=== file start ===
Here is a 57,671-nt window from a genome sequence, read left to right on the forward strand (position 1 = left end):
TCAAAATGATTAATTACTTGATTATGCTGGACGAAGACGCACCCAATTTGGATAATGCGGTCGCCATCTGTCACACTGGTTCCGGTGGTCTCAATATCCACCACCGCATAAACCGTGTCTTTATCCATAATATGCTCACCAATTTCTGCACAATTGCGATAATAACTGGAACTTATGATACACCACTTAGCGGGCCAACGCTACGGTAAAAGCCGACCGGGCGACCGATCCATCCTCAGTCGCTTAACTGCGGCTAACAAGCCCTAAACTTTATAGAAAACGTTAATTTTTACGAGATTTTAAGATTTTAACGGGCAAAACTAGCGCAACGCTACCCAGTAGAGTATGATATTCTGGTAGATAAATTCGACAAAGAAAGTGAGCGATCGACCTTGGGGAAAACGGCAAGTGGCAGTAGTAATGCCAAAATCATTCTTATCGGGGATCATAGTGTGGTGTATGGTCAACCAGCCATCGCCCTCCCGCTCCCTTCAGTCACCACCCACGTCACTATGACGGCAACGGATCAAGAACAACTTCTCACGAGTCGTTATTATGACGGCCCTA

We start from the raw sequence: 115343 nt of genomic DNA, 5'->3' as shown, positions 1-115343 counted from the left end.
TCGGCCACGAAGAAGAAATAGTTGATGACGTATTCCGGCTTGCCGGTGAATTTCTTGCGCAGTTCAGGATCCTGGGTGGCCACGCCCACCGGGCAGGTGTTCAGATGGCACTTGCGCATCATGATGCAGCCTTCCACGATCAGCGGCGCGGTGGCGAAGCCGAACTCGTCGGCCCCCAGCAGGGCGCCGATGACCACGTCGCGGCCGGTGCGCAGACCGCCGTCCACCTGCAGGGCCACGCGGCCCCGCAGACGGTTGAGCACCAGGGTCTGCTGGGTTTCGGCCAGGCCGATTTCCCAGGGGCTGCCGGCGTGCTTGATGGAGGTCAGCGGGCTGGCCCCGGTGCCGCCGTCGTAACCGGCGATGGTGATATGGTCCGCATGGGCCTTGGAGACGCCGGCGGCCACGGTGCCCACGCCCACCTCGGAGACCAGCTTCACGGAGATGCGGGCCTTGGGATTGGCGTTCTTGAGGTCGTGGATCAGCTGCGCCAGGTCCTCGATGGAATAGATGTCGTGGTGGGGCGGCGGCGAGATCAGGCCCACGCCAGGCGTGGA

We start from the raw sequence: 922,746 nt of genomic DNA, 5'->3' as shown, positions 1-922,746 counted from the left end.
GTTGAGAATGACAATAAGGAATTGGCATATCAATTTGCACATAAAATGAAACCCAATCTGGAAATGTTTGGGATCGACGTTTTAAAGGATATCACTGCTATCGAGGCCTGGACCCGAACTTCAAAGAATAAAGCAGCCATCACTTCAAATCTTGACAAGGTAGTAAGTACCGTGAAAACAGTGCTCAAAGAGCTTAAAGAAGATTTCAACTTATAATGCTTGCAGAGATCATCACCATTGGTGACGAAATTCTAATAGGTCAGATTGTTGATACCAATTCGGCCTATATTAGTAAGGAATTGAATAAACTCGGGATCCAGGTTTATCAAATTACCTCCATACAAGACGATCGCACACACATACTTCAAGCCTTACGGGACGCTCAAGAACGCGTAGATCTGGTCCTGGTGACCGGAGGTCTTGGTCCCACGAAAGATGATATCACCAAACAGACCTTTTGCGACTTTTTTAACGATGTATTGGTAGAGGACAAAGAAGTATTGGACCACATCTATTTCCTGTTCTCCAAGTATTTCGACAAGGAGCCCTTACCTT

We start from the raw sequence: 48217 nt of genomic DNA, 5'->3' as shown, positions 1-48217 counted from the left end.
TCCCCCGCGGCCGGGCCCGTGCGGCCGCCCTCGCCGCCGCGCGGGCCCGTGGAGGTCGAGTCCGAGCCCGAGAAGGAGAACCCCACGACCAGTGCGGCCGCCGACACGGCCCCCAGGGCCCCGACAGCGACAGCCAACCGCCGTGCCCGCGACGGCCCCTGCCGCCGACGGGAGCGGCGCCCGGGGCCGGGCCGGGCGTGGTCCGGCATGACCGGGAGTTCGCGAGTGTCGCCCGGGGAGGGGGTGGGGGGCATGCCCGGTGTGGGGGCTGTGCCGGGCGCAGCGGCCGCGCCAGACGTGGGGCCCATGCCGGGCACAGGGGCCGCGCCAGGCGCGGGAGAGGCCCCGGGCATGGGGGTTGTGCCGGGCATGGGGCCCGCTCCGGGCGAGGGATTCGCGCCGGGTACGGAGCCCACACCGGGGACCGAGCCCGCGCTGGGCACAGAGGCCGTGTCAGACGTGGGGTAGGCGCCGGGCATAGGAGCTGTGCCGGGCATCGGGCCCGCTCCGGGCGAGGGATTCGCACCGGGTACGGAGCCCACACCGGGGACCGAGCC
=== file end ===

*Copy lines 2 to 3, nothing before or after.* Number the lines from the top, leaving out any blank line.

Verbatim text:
TCAAAATGATTAATTACTTGATTATGCTGGACGAAGACGCACCCAATTTGGATAATGCGGTCGCCATCTGTCACACTGGTTCCGGTGGTCTCAATATCCACCACCGCATAAACCGTGTCTTTATCCATAATATGCTCACCAATTTCTGCACAATTGCGATAATAACTGGAACTTATGATACACCACTTAGCGGGCCAACGCTACGGTAAAAGCCGACCGGGCGACCGATCCATCCTCAGTCGCTTAACTGCGGCTAACAAGCCCTAAACTTTATAGAAAACGTTAATTTTTACGAGATTTTAAGATTTTAACGGGCAAAACTAGCGCAACGCTACCCAGTAGAGTATGATATTCTGGTAGATAAATTCGACAAAGAAAGTGAGCGATCGACCTTGGGGAAAACGGCAAGTGGCAGTAGTAATGCCAAAATCATTCTTATCGGGGATCATAGTGTGGTGTATGGTCAACCAGCCATCGCCCTCCCGCTCCCTTCAGTCACCACCCACGTCACTATGACGGCAACGGATCAAGAACAACTTCTCACGAGTCGTTATTATGACGGCCCTA

We start from the raw sequence: 115343 nt of genomic DNA, 5'->3' as shown, positions 1-115343 counted from the left end.